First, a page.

lifelike! Japan develops 3D printed medical training robot “Mikoto”

AsiaIndustrial NetNews: Tmsuk R&D Inc., a medical venture capital firm in Tottori Prefecture, Japan. In cooperation with Tottori University Hospital,3D printingmedical simulation of the futureRobot: Mikoto.

Mikoto means “life” in Japanese. This lifelike medical simulation Robot is designed to provide a more realistic training simulation experience for young doctors, medical students and emergency care workers.

lifelike! Japan develops 3D printed medical training robot “Mikoto”

Robots That Feel “Pain”

Equipped with a variety of sensors, the Mikoto Robot is designed to give medical staff and medical students a more realistic understanding of how patients are feeling. If the robot is overstressed or choked, the robot will show pain. At the end of the simulation, the 3D printing robot also scores a score for the simulation based on the data obtained through the sensors and the simulated training.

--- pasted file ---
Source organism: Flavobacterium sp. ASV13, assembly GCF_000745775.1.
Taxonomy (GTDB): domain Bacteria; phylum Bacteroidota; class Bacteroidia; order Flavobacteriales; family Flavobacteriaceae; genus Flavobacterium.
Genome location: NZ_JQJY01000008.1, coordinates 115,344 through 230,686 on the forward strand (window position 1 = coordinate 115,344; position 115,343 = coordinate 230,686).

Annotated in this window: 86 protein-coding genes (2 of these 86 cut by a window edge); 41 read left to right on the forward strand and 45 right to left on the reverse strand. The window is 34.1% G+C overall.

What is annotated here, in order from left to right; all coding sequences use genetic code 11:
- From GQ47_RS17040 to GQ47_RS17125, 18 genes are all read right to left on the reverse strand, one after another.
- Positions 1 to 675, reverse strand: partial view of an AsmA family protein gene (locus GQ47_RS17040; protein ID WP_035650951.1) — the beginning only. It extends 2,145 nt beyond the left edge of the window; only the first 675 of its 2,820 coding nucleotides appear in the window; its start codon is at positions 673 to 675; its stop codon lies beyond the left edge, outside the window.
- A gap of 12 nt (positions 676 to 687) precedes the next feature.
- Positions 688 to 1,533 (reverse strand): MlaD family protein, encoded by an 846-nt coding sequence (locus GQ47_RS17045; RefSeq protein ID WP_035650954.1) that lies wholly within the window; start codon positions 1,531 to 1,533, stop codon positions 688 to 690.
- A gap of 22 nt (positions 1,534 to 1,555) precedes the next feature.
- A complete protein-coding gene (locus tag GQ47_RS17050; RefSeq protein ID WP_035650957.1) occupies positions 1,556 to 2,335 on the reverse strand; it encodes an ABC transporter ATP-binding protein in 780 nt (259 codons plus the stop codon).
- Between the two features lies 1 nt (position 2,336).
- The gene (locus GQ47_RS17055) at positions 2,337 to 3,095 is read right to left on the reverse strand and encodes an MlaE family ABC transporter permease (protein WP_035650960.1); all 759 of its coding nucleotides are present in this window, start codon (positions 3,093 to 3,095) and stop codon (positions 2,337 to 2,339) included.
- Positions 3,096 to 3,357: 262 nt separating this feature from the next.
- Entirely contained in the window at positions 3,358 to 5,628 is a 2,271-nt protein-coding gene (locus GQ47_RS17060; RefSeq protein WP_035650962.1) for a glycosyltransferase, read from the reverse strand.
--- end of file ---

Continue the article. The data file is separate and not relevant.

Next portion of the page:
Mikoto is primarily designed for three medical procedures: endotracheal intubation, gastrointestinal endoscopy, and sputum suction.

lifelike! Japan develops 3D printed medical training robot “Mikoto”

3D printed guts

At first glance, it’s easy to mistake the robot for a real boy, and all its functions are very lifelike. Because the robot’s internal organs, including the tongue, esophagus, and trachea, were 3D-printed by researchers by converting digital images of patients’ organs into 3D-printed models.

Many medical training devices in use today are much stiffer than real patients, and the advent of the Mikoto robot marks a major advance in medical simulation equipment.

Dr. Toshiya Nakano, a neurologist at Tottori Medical College, said: “Young doctors used to observe and learn from the hands-on process of experienced doctors and then perform operations on actual patients. This type of training no longer exists. Ensuring patient safety is a top priority.

With the rapid development of medical technology, the skills that medical staff need to learn are also increasingly diversified, and the medical industry is gradually turning to the use of 3D printing models to train surgeons or provide training in related simulated medical procedures.

The Links:   3HAC029157-001 3HAC024144-001

Published on 09/17/2022